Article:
Mobile can grow, but publishers are losing out on revenue

A guest post by Simon Birkenhead, CEO of Axonix, an advertising technology company backed by Telefonica and Blackstone.

Location-based mobile adFacebook recently announced its Q3 results and, for many in the industry, the most headline-grabbing statistic was that mobile ads now make up an incredible 66% of the social network’s total advertising revenue.

And yet, I reacted to the announcement with little surprise.

After all, it shouldn’t be news to anyone that mobile advertising is growing at a remarkable rate – especially when you consider there are currently more data connections in the UK than there are people. In August this year, mobile internet usage in the UK overtook desktop, meaning a majority of website visits now come from tablets and smartphones.

In the first half of 2014, mobile advertising in the UK exceeded £700 million – that’s around 20% of all digital ad spend and a whopping 68% growth over 2013. That’s more than radio and cinema advertising combined, and is fast approaching the scale of outdoor advertising.

However, despite this explosive growth of mobile advertising, I believe brands, publishers and consumers are still not being well served by mobile ads, and this is preventing mobile advertising from growing even faster.

Facebook, it seems, has done a great job at figuring out how to best present ads within their users’ mobile newsfeeds. However, most publishers I speak with say they invest a tiny fraction of their time thinking about how to optimise their own users’ mobile ad experiences. This is despite some publishers admitting they now see close to 50% of their traffic from mobile devices.

Facebook mobile ads

App developers also continue to stick rigidly to the tiny banner ad rather than exploring more engaging, and valuable, alternatives such as video and full-screen interstitials. Throw in the fact that mobile ads are often poorly targeted and it is no wonder brands struggle to find success through mobile.

So how to get it right? The winners will ultimately be those publishers who can provide a platform where brands can run engaging mobile ads that reach the right person with a super relevant message at the right time. On mobile this is even more critical, and even more difficult to achieve, because of the very mobility inherent in mobile device.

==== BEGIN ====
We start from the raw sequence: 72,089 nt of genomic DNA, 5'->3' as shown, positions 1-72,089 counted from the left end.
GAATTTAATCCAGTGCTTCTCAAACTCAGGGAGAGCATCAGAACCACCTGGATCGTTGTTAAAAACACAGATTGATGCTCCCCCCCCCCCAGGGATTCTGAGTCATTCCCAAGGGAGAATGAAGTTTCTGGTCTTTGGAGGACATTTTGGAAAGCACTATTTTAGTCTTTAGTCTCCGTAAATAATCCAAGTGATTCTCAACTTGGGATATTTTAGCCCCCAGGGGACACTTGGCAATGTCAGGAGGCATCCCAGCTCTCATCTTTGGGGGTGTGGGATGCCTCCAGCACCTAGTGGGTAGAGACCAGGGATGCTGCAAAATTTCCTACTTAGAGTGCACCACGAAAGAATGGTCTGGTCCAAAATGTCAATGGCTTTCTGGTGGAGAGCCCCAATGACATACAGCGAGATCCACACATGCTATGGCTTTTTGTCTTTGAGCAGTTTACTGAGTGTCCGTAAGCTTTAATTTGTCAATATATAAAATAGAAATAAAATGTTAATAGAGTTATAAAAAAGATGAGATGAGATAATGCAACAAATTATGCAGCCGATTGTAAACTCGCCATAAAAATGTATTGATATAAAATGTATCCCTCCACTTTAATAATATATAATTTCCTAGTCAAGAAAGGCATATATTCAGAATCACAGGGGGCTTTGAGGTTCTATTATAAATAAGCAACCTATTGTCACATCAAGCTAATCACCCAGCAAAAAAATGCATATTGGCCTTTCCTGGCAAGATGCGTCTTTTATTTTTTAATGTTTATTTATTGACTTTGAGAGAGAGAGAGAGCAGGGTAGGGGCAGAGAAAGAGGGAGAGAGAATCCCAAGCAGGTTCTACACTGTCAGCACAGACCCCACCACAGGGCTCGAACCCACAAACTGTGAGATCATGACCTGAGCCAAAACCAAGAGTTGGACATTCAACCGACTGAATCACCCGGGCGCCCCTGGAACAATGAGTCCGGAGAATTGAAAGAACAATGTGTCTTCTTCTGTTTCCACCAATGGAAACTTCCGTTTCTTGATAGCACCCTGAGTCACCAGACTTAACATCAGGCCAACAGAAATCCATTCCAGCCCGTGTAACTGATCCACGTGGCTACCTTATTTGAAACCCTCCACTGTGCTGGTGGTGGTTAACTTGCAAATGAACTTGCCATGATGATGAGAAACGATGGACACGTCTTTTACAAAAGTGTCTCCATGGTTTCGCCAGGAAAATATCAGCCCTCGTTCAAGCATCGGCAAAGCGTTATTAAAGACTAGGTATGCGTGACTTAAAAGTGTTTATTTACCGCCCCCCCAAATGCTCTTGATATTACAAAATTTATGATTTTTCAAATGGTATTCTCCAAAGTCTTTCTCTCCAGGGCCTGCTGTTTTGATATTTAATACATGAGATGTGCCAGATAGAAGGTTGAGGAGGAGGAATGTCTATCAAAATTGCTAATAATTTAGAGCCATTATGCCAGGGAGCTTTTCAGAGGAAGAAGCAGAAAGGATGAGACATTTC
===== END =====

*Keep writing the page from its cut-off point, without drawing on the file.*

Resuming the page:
The heavily-touted silver bullet to this challenge – and one of the buzzwords of 2014 throughout all forms of advertising, not just mobile – is programmatic.

Programmatic advertising through ‘ad exchanges’ brings the ability to buy and sell advertising in an automated fashion in real-time, one ad impression at a time.

And it’s struck a real chord.

Publishers and brands alike are embracing programmatic advertising as the primary way business should be conducted. It enables real-time audience targeting at scale, a benefit that’s even more relevant for mobile because of its uniquely personal characteristics. Better targeting means improved ad relevancy, increasing the value for both consumers and advertisers, and delivering a higher price for publishers’ media space.

There are also significant cost efficiencies generated by outsourcing most of the heavy lifting to computer algorithms and reducing the dependency on expensive media buying/sales teams. Unlike the ‘secret sauce’ of ad networks, ad exchanges like Axonix can provide full transparency to both buyer and seller of the media space.

Such immense mobile growth in such a short space of time was always going to bring both challenges and opportunities for app developers and publishers. So now is the time to get equipped with the facts and best practices to capitalise on the opportunities presented by programmatic mobile advertising.

Whether an app or mobile content is free, freemium or paid-for, monetization of mobile ad space through ad exchanges allows publishers to optimise ad revenues whilst slashing costs.

Just as it is inevitable that consumers’ usage of mobile devices will continue to grow, so it is inevitable that marketing budgets will continue to follow those consumer eyeballs.

So get ahead of this disruption. Just as Facebook has rebuilt its entire ad business around mobile, it will be those publishers and app developers that harness the programmatic opportunity and offer a platform for more intelligent mobile advertising who will find themselves in the best stead to capture these budgets in the future.